The above paper discusses the exit of Britain from European Union. The exit of Britain from European Unions proves the fact that nothing is constant in the current business environment. Britain was always considered to be the center point of European Union and Germany was also considered to be an integral part of EU. These two nations set the basic foundations of EU and these are the nations that used to come in mind when people talk about EU. However, Brexit was a big change and the HR professionals must be very well versed in the constantly changing employment law to reduce the company’s liability in all aspects of HR operations. According to Cumming & Zahra (2016) Brexit will bring about significant changes in working time directive (WTR), Human right act, Unions and TUPE. With the above discussion it can be said that the exit movement can have a positive impact on the employee relations of Britain and Germany as the government can increase the wages for the employees of these two countries. It can happen, as the government would have more funds in hand to utilize for this purpose. It is important that the government of Britain and German should make the necessary adjustments in the labor laws of these two nations. With the above discussion it can be said that Although the referendum result will not bring immediate effect on cut jobs and headquarter relocation, this could leave the HRM in investment banking sector expose to uncertainty risks for longer period of time; which could be more difficult to plan for staffing in coming years. Other than the impacts discussed in the above paper, there could number of other impacts that have not surfaced till date. It is expected that these impacts would be clearer in the coming years. The relative comparison of Britain and Germany would tell that the impact of exit of Britain from European Union has more impact on employee relations in Britain as compared to the impact on employee relations in Germany.


Angeli, P., Piano, S. and Arroyo, V., 2016. Brexit from current guideline recommendations?. Gut, pp.gutjnl-2016.

Cumming, D.J. and Zahra, S.A., 2016. International Business and Entrepreneurship Implications of Brexit. British Journal of Management, forthcoming.

Dhingra, S., Ottaviano, G., Sampson, T. and Van Reenen, J., 2016. Brexit: the impact on UK trade and living standards. Centre for Economic Performance, LSE.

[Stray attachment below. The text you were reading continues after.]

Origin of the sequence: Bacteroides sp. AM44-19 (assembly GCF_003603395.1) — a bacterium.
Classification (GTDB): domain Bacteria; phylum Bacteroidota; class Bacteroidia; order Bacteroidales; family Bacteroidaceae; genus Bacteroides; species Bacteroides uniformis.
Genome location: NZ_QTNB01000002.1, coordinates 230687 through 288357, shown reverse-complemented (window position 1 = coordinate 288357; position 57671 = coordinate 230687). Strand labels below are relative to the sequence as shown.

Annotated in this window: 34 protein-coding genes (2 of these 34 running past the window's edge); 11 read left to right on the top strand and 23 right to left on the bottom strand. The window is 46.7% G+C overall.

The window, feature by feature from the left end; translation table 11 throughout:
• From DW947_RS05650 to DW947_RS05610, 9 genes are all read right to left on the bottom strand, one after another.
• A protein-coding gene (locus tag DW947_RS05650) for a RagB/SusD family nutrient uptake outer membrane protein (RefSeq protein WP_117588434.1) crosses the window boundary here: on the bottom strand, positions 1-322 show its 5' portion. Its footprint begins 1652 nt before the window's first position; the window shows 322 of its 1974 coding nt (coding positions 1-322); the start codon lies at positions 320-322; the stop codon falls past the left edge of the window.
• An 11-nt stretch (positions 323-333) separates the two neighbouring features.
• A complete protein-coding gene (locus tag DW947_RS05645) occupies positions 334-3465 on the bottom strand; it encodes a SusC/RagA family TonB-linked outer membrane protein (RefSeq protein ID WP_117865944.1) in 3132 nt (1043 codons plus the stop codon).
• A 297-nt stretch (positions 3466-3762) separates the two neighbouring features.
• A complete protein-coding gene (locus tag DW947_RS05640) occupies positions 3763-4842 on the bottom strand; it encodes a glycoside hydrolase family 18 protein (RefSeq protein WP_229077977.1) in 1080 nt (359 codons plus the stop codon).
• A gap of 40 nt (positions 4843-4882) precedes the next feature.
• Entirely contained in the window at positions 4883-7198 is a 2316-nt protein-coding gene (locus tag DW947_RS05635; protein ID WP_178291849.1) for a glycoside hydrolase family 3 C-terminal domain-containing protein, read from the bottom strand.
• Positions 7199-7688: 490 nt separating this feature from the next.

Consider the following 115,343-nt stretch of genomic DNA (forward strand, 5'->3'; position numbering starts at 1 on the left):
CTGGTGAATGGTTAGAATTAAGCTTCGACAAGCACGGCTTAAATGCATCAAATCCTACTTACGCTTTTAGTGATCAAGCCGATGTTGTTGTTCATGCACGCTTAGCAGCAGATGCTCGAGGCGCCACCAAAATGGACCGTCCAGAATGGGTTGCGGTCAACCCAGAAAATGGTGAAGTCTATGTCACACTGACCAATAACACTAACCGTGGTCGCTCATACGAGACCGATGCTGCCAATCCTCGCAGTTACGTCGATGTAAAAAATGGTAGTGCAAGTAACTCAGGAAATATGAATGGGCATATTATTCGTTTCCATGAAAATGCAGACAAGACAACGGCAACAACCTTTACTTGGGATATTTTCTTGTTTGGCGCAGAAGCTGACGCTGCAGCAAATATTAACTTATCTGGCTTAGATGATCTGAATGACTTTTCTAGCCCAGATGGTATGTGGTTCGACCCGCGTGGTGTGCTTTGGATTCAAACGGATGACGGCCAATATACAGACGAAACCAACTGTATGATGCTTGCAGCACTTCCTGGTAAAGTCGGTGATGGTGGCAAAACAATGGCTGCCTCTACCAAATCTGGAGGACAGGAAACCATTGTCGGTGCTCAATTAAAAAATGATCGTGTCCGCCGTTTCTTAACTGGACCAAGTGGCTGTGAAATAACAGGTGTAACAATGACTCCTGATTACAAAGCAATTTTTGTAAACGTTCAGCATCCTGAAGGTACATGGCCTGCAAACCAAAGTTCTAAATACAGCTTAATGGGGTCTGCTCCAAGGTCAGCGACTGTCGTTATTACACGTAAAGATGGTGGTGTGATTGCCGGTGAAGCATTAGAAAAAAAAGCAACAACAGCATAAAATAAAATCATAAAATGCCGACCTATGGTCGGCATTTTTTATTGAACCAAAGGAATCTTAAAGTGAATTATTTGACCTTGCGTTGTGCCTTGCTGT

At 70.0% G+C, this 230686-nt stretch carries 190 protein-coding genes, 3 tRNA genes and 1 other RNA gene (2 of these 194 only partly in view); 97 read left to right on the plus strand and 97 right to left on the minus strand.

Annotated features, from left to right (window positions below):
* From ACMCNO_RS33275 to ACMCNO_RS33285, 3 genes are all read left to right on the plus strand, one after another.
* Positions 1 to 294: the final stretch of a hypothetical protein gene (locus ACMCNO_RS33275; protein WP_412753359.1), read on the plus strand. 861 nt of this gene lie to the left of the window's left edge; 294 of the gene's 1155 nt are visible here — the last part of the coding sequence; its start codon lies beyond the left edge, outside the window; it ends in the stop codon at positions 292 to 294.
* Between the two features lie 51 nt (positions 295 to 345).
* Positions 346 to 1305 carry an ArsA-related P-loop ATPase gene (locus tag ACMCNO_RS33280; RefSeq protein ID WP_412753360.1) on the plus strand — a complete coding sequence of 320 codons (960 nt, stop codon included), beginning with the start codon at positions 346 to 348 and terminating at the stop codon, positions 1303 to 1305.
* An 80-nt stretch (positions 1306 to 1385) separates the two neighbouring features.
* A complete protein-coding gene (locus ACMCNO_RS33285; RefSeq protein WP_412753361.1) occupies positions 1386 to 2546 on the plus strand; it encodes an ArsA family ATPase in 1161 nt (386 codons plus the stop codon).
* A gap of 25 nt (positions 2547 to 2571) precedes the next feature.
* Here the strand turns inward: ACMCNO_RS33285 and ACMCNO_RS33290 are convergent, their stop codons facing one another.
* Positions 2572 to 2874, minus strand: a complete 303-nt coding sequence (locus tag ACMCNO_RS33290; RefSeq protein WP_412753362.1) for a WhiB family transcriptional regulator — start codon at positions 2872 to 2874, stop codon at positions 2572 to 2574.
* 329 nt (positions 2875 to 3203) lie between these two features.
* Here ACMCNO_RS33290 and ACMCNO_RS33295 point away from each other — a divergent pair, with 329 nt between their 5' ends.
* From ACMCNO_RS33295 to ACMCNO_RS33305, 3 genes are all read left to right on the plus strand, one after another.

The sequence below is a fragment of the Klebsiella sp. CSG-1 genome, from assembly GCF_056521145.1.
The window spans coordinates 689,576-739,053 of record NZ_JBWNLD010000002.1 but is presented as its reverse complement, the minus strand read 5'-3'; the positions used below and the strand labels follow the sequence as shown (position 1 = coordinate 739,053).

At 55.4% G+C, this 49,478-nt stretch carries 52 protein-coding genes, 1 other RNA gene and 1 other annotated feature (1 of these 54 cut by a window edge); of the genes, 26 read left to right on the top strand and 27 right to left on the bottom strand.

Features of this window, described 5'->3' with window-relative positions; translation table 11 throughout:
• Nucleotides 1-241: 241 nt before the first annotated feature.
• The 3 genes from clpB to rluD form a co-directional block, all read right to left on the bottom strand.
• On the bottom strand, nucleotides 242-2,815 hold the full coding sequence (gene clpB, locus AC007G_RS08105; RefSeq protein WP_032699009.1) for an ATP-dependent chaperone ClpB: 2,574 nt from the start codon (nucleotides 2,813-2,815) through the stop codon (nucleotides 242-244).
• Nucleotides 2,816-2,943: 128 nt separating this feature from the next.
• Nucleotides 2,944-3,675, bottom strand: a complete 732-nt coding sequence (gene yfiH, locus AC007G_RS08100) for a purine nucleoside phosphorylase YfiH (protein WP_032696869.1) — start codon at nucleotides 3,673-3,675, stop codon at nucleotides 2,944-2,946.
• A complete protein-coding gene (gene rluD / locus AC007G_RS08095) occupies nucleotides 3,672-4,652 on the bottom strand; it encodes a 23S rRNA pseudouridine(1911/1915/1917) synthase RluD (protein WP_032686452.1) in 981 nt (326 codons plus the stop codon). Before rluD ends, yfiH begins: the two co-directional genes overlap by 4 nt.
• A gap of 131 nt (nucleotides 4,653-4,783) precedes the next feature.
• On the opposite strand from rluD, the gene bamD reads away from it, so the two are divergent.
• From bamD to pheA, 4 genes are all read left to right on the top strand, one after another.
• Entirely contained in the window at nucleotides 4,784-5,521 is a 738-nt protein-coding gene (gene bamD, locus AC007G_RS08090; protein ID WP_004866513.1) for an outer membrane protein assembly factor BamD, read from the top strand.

Forde, C. and Slater, G.J.R., 2016. Temporary agency work: evolution, regulation and implications for performance. Journal of Organizational Effectiveness: People and Performance, 3(3).

 G., Lansbury, R., Wailes, N. and Wright, C. (2016) International & comparative employment relations: National regulations, global changes, Allen &Unwin, Crow Nest NSW, pp. 20-48

Frith, B (2016) What Brexit Means for HR. Online at [Accessed 30th August 2016]

Keller, B & Kirsch, A. (2016) ‘Employment relations in Germany’ States’ in Bamber,

Kochan, T and Colvin, A. (2015) Labor relations in a globalizing world: ILR Press: Chapter 11. pp. 265-296

G., Lansbury, R., Wailes, N. and Wright, C. (2016) International & comparative employment relations: National regulations, global changes, Allen &Unwin, Crow Nest NSW, pp. 179-207

Lynam, J. (2016) HSBC ‘to move jobs to Paris if UK leaves single market’. Online at: [Accessed 30th August 2016]

McKenna, H. (2016) [online] 

[Accessed 30th August 2016]

Neate, R. (2016) Goldman Sachs warns British operations may ‘restructure’ after Brexit. Online at: [Accessed 15/08/16]

Schmitt, M. & Sadowski, D. (2013) ‘A cost-minimization approach to the international transfer of HRM/IR practices: Anglo-Saxon multinationals in the Federal Republic of Germany’, Int. J. of Human Resource Management Vol. 14, No. pp.  409–430

Sheffield, H. (2016) Morgan Stanley denies moving 2,000 London jobs to Dublin and Frankfurt. Online at: [Accessed 15/08/16]

Steve Ford. (2016) ‘Don’t forget’ Brexit impact on social care sector.’ Available online at http://nursingtimes,net/news/workforce/don’t-forget-brexit-impact-on-social-care-sector. [Accessed: 30 August 2016]. is the best option for those who are looking for reliable academic writing services. To show our genuineness, we submit only high quality assignments so that students never lose out on important grades. Our mission is to provide plagiarism-free solutions at very affordable prices. Students can get academic writing help on any subject or topic from us.